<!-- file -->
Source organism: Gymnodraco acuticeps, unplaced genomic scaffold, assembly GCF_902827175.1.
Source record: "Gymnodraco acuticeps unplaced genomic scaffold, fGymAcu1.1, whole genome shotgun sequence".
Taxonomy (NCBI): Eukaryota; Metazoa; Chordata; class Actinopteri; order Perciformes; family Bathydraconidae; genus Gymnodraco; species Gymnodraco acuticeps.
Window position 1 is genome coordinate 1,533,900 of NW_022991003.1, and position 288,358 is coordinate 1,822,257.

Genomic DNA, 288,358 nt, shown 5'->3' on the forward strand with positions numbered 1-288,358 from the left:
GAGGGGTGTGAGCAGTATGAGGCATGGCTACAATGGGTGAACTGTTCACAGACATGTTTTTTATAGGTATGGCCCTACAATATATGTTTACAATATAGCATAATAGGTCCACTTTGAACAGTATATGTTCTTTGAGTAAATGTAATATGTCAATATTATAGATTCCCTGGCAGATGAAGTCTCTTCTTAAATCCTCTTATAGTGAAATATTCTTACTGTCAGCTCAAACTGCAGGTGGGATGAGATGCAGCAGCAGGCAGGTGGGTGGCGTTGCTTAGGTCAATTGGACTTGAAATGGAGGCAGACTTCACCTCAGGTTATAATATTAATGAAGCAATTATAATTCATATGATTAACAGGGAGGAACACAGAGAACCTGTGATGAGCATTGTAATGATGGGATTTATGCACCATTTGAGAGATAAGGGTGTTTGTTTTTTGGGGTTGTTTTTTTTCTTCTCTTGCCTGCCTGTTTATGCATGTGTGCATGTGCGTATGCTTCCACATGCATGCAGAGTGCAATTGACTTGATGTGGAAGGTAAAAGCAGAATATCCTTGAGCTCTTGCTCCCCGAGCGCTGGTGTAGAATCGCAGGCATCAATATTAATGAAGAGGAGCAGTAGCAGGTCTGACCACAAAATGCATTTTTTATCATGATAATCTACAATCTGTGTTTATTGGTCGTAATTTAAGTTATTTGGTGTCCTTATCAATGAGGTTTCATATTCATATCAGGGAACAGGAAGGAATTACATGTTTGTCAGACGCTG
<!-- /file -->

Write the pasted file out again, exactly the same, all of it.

Source organism: Gymnodraco acuticeps, unplaced genomic scaffold, assembly GCF_902827175.1.
Source record: "Gymnodraco acuticeps unplaced genomic scaffold, fGymAcu1.1, whole genome shotgun sequence".
Taxonomy (NCBI): Eukaryota; Metazoa; Chordata; class Actinopteri; order Perciformes; family Bathydraconidae; genus Gymnodraco; species Gymnodraco acuticeps.
Window position 1 is genome coordinate 1,533,900 of NW_022991003.1, and position 288,358 is coordinate 1,822,257.

Genomic DNA, 288,358 nt, shown 5'->3' on the forward strand with positions numbered 1-288,358 from the left:
GAGGGGTGTGAGCAGTATGAGGCATGGCTACAATGGGTGAACTGTTCACAGACATGTTTTTTATAGGTATGGCCCTACAATATATGTTTACAATATAGCATAATAGGTCCACTTTGAACAGTATATGTTCTTTGAGTAAATGTAATATGTCAATATTATAGATTCCCTGGCAGATGAAGTCTCTTCTTAAATCCTCTTATAGTGAAATATTCTTACTGTCAGCTCAAACTGCAGGTGGGATGAGATGCAGCAGCAGGCAGGTGGGTGGCGTTGCTTAGGTCAATTGGACTTGAAATGGAGGCAGACTTCACCTCAGGTTATAATATTAATGAAGCAATTATAATTCATATGATTAACAGGGAGGAACACAGAGAACCTGTGATGAGCATTGTAATGATGGGATTTATGCACCATTTGAGAGATAAGGGTGTTTGTTTTTTGGGGTTGTTTTTTTTCTTCTCTTGCCTGCCTGTTTATGCATGTGTGCATGTGCGTATGCTTCCACATGCATGCAGAGTGCAATTGACTTGATGTGGAAGGTAAAAGCAGAATATCCTTGAGCTCTTGCTCCCCGAGCGCTGGTGTAGAATCGCAGGCATCAATATTAATGAAGAGGAGCAGTAGCAGGTCTGACCACAAAATGCATTTTTTATCATGATAATCTACAATCTGTGTTTATTGGTCGTAATTTAAGTTATTTGGTGTCCTTATCAATGAGGTTTCATATTCATATCAGGGAACAGGAAGGAATTACATGTTTGTCAGACGCTG